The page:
TORONTO—Surging auto sales in the United States are driving the Canadian auto parts sector higher this year, according to a report, with shipments up 14 per cent so far in 2014.
Decade-high North American auto production and the depreciation of the loonie are also benefiting Canadian parts makers, according to the Scotiabank Global Auto Report, with shipments south of the border advancing 16 per cent, and a further 20 per cent to jurisdictions outside the U.S.
Sector employment has also jumped five per cent in the past year, the sharpest gain since 2000.
While vehicle production in Canada has been weakened this year by retooling for new products at a number of assembly plants, stronger-than-expected passenger car and light truck sales south of the border have prompted automakers to further boost fourth-quarter production for Canada, the U.S. and Mexico.
The financial institution expects North American vehicle assemblies to climb to a record 17.8 million in 2015, surpassing the previous peak of 17.7 million in 2000, and giving the Canadian auto parts industry a further boost through next year.
Exports up, imports down—for now
The sharp gain in auto parts exports this year—exports to Mexico have jumped 30 per cent over the past year and are approaching a $507-million peak hit in 2007—combined with largely flat imports due to retooling at assembly plants have helped slash Canada’s auto parts deficit to an annualized $18.1 billion.
That’s down from an average of $19.5 billion over the past years.
Scotiabank said a further deficit reduction is unlikely, however, as parts imports are likely to pick up as vehicle production ramps up here in the coming months.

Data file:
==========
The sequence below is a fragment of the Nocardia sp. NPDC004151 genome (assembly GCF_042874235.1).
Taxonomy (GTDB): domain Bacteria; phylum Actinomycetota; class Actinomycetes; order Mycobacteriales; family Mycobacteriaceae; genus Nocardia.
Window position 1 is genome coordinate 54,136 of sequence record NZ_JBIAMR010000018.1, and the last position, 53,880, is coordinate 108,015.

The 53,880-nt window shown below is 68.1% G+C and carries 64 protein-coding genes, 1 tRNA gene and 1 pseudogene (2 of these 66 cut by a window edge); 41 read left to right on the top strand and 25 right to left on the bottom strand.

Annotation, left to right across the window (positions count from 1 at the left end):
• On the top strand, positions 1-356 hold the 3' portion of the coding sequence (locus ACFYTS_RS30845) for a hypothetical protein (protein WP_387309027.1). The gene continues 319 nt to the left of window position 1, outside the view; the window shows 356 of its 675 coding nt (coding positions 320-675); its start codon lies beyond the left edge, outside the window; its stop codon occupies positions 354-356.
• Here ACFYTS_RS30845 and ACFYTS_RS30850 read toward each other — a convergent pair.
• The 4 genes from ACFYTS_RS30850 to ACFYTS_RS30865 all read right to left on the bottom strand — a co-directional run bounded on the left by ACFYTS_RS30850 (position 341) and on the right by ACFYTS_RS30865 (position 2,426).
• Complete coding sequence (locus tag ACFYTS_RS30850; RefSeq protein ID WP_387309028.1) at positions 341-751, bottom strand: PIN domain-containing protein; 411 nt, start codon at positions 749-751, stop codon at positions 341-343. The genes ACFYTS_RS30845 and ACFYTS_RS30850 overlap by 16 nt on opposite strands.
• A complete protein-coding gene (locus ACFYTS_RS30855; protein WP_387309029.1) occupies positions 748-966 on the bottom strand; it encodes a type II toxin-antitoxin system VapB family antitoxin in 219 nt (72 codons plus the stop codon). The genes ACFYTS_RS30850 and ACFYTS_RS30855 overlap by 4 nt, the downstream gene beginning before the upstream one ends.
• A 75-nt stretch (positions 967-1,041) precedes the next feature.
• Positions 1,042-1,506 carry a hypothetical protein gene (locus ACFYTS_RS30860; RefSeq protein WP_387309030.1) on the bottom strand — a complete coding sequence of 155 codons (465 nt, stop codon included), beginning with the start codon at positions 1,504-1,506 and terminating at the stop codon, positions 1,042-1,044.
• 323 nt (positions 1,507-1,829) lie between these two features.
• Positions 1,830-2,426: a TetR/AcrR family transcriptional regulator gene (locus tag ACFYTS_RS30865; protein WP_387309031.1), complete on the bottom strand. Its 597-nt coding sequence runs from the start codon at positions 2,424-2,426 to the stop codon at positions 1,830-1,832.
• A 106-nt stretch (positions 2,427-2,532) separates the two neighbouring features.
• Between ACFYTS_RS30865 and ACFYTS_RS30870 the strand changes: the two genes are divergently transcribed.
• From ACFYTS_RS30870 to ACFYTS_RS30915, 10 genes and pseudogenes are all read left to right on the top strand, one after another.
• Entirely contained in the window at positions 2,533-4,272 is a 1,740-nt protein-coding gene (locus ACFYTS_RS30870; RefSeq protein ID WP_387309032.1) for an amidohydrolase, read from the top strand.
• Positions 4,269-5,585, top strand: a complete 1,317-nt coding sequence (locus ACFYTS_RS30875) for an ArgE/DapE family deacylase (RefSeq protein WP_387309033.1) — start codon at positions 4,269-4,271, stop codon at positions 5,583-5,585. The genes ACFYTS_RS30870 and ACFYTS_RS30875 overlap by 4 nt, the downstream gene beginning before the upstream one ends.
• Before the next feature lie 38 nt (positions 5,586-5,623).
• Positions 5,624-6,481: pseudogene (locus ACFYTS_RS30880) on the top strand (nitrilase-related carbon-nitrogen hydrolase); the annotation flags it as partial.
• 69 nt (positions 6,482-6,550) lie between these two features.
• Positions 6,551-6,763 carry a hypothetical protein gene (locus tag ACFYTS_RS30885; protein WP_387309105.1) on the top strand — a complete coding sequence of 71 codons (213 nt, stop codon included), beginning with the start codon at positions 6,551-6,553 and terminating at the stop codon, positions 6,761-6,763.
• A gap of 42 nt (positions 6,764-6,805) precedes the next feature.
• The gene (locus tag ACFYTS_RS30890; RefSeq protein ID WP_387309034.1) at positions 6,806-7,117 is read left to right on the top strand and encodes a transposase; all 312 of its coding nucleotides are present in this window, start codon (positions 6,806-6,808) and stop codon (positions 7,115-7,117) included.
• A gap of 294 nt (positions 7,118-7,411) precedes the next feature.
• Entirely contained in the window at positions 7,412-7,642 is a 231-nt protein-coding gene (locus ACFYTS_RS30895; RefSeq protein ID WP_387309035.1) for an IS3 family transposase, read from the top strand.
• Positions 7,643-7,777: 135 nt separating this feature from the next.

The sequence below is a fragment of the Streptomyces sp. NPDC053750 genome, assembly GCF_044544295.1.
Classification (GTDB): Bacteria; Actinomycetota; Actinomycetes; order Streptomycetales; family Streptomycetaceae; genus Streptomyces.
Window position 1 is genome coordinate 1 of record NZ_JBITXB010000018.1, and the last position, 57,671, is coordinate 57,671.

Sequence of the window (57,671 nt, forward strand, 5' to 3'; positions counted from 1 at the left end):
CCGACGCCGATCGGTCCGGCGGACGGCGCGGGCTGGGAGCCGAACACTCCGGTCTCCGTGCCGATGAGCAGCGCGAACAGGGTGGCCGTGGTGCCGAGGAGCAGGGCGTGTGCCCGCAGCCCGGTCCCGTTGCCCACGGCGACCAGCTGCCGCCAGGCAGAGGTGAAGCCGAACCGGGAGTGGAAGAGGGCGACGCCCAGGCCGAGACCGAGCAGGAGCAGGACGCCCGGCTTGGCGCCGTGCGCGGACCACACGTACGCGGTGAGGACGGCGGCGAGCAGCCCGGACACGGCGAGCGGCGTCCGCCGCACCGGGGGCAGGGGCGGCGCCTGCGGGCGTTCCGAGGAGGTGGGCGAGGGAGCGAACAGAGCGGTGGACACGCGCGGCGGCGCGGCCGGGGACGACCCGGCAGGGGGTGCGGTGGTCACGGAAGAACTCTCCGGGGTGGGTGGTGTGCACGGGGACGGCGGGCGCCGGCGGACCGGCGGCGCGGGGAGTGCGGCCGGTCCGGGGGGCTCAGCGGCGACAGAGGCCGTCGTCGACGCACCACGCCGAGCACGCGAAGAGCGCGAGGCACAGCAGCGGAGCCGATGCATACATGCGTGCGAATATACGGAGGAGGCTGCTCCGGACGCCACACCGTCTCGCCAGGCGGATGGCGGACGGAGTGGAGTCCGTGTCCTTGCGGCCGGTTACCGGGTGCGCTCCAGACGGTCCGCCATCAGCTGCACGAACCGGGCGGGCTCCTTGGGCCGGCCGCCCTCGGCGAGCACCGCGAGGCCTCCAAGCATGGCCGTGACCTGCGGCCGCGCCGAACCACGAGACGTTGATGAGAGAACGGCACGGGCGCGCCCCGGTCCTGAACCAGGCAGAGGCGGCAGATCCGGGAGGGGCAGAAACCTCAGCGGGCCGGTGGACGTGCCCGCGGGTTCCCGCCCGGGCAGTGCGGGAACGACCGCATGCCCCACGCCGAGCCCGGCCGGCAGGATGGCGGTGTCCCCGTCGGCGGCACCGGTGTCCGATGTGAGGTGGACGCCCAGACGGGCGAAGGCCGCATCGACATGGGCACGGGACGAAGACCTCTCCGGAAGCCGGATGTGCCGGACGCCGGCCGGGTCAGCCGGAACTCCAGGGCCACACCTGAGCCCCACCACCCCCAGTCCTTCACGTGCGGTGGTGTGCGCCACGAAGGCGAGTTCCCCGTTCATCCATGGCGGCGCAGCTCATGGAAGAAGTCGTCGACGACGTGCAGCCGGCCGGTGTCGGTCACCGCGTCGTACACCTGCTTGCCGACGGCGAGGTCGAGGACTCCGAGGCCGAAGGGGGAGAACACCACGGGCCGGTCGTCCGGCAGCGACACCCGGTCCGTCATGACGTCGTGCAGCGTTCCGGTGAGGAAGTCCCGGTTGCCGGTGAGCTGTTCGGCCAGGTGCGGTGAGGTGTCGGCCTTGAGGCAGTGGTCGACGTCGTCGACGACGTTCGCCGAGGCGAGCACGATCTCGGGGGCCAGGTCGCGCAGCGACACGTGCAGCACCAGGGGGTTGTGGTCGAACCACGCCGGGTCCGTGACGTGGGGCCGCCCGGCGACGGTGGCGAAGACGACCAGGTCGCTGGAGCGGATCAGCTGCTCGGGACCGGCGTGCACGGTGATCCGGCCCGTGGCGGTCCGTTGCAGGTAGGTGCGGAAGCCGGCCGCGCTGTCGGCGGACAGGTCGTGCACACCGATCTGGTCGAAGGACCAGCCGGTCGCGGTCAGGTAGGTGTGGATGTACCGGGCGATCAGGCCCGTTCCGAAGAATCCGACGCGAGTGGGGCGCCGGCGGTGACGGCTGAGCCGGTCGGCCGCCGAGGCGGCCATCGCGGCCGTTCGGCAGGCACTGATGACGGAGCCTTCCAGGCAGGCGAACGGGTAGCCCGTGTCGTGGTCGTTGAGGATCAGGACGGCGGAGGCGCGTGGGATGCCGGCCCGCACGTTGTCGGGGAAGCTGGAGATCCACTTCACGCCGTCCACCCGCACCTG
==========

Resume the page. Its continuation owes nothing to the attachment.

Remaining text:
Each vehicle built in Canada contains roughly $16,000 of imported auto parts, double the global average and at least 25 per cent higher than vehicles built in either the United States or Mexico.
By contrast, North American-built vehicles contain just $1,600 worth of Canadian-made parts, according to Scotiabank.
As automakers move to establish U.S. production facilities outside the Rust Belt, Canadian auto parts are beginning to ship beyond their traditional destinations.
Auto parts exports destined outside of the traditional vehicle-producing states of Michigan and Ohio have shot up 20 per cent this year, according to the report—double the gain to the the Rust Belt.
Meanwhile, shipments to the lower Midwest and upper U.S. South—including Missouri and Tennessee—have increased 18 per cent over the past year.
These states now account for 30 per cent of all vehicles assembled in the U.S., and are the destination for almost 17 per cent of Canadian auto parts exports heading south of the border, up from 15 per cent in 2011.
Despite the increase in exports, Canadian parts content per vehicle assembled in those states is only $680, roughly 60 per cent below the North American average.
Shipments to the U.S. still remain 25 per cent than a decade ago, the report said.
While Canadian auto parts employment is up five per cent over the past year, the bigger story is the sector’s recovery from the recession.
Scotiabank’s report said employment is up a cumulative 22 per cent since bottoming out in 2009.
That’s in contrast to Canada’s overall manufacturing sector, which has struggled to add jobs lost since the economic downturn.
According to Statistics Canada, the manufacturing sector has lost more than 500,000 jobs in the nine-year period from 2001 to 2010.